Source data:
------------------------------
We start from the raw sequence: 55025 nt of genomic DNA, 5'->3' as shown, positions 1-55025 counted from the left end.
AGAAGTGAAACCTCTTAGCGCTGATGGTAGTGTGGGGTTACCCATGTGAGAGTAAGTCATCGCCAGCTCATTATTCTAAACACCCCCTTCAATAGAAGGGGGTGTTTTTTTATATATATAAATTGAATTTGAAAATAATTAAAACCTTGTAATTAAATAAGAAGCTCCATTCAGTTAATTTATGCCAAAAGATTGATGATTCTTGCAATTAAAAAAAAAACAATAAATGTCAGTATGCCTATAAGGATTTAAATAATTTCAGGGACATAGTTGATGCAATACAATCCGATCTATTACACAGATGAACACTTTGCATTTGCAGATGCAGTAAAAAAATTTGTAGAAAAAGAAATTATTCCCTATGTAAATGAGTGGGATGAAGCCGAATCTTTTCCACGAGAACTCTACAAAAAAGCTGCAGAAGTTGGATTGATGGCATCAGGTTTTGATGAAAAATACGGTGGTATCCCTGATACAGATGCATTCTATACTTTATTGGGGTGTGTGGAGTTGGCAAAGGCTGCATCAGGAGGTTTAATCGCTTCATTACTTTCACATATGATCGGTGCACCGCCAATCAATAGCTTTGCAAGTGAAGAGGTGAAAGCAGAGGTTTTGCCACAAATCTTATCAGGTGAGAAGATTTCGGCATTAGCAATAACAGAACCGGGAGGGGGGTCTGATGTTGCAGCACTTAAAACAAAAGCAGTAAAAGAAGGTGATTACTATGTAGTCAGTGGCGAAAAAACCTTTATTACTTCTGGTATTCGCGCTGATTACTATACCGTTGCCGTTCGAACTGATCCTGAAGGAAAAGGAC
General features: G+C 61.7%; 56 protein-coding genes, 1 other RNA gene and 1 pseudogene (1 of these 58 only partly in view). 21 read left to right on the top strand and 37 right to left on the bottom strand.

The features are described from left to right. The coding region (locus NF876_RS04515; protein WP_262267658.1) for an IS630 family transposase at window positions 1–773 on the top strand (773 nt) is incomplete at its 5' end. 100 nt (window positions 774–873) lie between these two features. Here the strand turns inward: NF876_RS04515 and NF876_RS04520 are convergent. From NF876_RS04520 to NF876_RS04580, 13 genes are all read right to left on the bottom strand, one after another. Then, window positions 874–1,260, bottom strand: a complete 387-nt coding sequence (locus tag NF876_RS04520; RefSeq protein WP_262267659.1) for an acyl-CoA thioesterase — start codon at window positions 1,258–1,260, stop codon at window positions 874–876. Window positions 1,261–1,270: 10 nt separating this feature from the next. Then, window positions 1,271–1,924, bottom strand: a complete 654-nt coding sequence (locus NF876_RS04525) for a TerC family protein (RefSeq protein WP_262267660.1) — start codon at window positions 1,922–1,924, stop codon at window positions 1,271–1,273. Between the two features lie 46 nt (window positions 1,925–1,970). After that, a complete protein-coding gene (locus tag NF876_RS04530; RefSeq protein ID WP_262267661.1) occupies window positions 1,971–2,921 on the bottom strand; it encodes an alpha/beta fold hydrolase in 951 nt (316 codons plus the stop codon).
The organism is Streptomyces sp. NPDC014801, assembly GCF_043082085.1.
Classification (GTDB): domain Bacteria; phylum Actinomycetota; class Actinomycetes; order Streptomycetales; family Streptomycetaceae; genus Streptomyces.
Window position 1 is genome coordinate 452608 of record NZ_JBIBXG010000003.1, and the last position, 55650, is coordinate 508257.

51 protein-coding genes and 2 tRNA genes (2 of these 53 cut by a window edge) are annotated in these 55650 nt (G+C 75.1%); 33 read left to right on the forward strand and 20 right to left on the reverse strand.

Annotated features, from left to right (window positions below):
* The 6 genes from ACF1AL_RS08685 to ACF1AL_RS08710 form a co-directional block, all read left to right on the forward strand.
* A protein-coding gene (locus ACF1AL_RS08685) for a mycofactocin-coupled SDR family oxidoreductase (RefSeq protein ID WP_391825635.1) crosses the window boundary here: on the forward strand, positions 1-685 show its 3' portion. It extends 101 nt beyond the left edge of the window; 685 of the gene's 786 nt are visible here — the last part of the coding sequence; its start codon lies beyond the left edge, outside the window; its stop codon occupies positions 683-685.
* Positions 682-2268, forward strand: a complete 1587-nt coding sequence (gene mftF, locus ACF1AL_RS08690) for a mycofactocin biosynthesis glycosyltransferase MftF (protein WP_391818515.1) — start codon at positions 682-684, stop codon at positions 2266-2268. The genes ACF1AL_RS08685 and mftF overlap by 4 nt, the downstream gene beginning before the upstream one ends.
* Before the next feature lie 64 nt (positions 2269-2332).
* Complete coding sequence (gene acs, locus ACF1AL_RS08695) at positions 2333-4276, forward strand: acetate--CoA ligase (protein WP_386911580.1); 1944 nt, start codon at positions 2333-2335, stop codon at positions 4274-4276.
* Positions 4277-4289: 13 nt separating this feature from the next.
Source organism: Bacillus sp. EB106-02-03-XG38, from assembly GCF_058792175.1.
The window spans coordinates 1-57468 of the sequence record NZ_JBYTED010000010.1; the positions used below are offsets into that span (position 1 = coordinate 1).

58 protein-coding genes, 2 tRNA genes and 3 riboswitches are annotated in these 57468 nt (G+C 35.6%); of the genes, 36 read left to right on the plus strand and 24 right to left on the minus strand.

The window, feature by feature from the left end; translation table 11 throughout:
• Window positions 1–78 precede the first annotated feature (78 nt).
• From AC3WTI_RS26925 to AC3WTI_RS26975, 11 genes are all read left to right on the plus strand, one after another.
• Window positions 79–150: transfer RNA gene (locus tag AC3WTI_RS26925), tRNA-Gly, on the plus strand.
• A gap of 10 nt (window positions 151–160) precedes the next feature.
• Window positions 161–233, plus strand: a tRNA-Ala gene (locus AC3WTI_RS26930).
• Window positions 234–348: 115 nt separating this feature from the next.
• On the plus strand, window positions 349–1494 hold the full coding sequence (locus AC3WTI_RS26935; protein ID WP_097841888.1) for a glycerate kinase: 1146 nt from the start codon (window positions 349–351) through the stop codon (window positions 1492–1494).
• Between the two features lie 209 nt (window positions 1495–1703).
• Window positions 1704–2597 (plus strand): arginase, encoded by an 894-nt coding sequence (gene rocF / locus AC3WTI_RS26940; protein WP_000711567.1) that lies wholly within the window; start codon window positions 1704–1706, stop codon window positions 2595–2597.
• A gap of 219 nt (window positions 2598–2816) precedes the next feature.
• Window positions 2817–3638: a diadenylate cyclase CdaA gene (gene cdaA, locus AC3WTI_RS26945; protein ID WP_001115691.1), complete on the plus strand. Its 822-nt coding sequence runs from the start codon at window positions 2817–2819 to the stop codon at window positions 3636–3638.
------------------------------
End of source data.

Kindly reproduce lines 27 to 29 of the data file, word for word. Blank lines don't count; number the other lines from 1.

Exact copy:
• Between the two features lie 209 nt (window positions 1495–1703).
• Window positions 1704–2597 (plus strand): arginase, encoded by an 894-nt coding sequence (gene rocF / locus AC3WTI_RS26940; protein WP_000711567.1) that lies wholly within the window; start codon window positions 1704–1706, stop codon window positions 2595–2597.
• A gap of 219 nt (window positions 2598–2816) precedes the next feature.